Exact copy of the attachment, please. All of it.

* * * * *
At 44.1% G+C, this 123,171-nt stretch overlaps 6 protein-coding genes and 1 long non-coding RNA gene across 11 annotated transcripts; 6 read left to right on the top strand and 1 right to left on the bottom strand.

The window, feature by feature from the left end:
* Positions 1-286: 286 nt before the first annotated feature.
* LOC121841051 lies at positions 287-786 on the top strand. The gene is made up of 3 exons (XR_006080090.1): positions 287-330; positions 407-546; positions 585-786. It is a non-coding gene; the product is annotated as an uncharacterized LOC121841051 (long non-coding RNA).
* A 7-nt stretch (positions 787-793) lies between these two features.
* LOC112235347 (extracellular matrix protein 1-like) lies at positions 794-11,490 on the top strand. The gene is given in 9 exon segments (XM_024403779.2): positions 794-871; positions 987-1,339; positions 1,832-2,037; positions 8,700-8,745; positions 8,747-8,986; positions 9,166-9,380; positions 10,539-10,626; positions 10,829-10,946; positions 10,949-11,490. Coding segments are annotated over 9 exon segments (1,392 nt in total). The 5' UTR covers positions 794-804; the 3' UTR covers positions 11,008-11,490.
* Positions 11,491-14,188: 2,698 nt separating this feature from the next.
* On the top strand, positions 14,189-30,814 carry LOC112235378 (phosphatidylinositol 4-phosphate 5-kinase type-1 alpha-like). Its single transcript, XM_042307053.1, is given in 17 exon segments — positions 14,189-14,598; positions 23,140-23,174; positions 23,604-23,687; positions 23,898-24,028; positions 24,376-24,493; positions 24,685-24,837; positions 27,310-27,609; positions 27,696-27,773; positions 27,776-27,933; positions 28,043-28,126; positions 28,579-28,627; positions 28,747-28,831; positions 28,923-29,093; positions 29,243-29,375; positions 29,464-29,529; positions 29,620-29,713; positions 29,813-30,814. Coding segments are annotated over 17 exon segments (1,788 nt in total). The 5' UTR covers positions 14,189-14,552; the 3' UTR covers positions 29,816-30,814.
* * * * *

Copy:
At 44.1% G+C, this 123,171-nt stretch overlaps 6 protein-coding genes and 1 long non-coding RNA gene across 11 annotated transcripts; 6 read left to right on the top strand and 1 right to left on the bottom strand.

The window, feature by feature from the left end:
* Positions 1-286: 286 nt before the first annotated feature.
* LOC121841051 lies at positions 287-786 on the top strand. The gene is made up of 3 exons (XR_006080090.1): positions 287-330; positions 407-546; positions 585-786. It is a non-coding gene; the product is annotated as an uncharacterized LOC121841051 (long non-coding RNA).
* A 7-nt stretch (positions 787-793) lies between these two features.
* LOC112235347 (extracellular matrix protein 1-like) lies at positions 794-11,490 on the top strand. The gene is given in 9 exon segments (XM_024403779.2): positions 794-871; positions 987-1,339; positions 1,832-2,037; positions 8,700-8,745; positions 8,747-8,986; positions 9,166-9,380; positions 10,539-10,626; positions 10,829-10,946; positions 10,949-11,490. Coding segments are annotated over 9 exon segments (1,392 nt in total). The 5' UTR covers positions 794-804; the 3' UTR covers positions 11,008-11,490.
* Positions 11,491-14,188: 2,698 nt separating this feature from the next.
* On the top strand, positions 14,189-30,814 carry LOC112235378 (phosphatidylinositol 4-phosphate 5-kinase type-1 alpha-like). Its single transcript, XM_042307053.1, is given in 17 exon segments — positions 14,189-14,598; positions 23,140-23,174; positions 23,604-23,687; positions 23,898-24,028; positions 24,376-24,493; positions 24,685-24,837; positions 27,310-27,609; positions 27,696-27,773; positions 27,776-27,933; positions 28,043-28,126; positions 28,579-28,627; positions 28,747-28,831; positions 28,923-29,093; positions 29,243-29,375; positions 29,464-29,529; positions 29,620-29,713; positions 29,813-30,814. Coding segments are annotated over 17 exon segments (1,788 nt in total). The 5' UTR covers positions 14,189-14,552; the 3' UTR covers positions 29,816-30,814.